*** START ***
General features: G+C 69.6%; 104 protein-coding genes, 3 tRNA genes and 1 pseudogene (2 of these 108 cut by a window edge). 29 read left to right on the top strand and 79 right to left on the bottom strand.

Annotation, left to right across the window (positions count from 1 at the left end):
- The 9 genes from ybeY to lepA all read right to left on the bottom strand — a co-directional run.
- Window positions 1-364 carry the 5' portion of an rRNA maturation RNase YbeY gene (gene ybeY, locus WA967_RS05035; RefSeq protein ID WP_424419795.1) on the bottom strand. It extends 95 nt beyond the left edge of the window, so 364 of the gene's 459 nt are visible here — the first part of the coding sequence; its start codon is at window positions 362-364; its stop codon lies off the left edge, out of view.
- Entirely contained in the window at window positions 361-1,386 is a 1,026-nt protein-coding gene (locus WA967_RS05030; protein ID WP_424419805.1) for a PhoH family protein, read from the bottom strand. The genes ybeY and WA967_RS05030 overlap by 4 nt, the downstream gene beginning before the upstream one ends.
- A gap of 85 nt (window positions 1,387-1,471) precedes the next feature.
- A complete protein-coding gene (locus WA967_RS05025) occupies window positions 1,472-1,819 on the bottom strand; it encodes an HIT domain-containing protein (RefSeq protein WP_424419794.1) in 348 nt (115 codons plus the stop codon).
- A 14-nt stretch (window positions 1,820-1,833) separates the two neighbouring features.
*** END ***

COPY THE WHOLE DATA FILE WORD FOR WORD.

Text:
General features: G+C 69.6%; 104 protein-coding genes, 3 tRNA genes and 1 pseudogene (2 of these 108 cut by a window edge). 29 read left to right on the top strand and 79 right to left on the bottom strand.

Annotation, left to right across the window (positions count from 1 at the left end):
- The 9 genes from ybeY to lepA all read right to left on the bottom strand — a co-directional run.
- Window positions 1-364 carry the 5' portion of an rRNA maturation RNase YbeY gene (gene ybeY, locus WA967_RS05035; RefSeq protein ID WP_424419795.1) on the bottom strand. It extends 95 nt beyond the left edge of the window, so 364 of the gene's 459 nt are visible here — the first part of the coding sequence; its start codon is at window positions 362-364; its stop codon lies off the left edge, out of view.
- Entirely contained in the window at window positions 361-1,386 is a 1,026-nt protein-coding gene (locus WA967_RS05030; protein ID WP_424419805.1) for a PhoH family protein, read from the bottom strand. The genes ybeY and WA967_RS05030 overlap by 4 nt, the downstream gene beginning before the upstream one ends.
- A gap of 85 nt (window positions 1,387-1,471) precedes the next feature.
- A complete protein-coding gene (locus WA967_RS05025) occupies window positions 1,472-1,819 on the bottom strand; it encodes an HIT domain-containing protein (RefSeq protein WP_424419794.1) in 348 nt (115 codons plus the stop codon).
- A 14-nt stretch (window positions 1,820-1,833) separates the two neighbouring features.